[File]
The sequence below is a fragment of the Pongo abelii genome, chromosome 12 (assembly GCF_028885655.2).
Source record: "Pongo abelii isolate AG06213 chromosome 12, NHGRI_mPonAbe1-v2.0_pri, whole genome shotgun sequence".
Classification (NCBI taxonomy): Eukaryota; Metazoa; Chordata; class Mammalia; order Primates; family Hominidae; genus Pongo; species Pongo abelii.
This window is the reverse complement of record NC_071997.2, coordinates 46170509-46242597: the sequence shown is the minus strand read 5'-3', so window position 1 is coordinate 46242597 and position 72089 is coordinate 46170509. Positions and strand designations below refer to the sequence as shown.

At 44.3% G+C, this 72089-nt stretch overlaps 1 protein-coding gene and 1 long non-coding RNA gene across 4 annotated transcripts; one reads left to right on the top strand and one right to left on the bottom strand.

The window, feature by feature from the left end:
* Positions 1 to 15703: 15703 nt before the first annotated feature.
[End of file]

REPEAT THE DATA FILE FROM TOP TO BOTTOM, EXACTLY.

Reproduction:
The sequence below is a fragment of the Pongo abelii genome, chromosome 12 (assembly GCF_028885655.2).
Source record: "Pongo abelii isolate AG06213 chromosome 12, NHGRI_mPonAbe1-v2.0_pri, whole genome shotgun sequence".
Classification (NCBI taxonomy): Eukaryota; Metazoa; Chordata; class Mammalia; order Primates; family Hominidae; genus Pongo; species Pongo abelii.
This window is the reverse complement of record NC_071997.2, coordinates 46170509-46242597: the sequence shown is the minus strand read 5'-3', so window position 1 is coordinate 46242597 and position 72089 is coordinate 46170509. Positions and strand designations below refer to the sequence as shown.

At 44.3% G+C, this 72089-nt stretch overlaps 1 protein-coding gene and 1 long non-coding RNA gene across 4 annotated transcripts; one reads left to right on the top strand and one right to left on the bottom strand.

The window, feature by feature from the left end:
* Positions 1 to 15703: 15703 nt before the first annotated feature.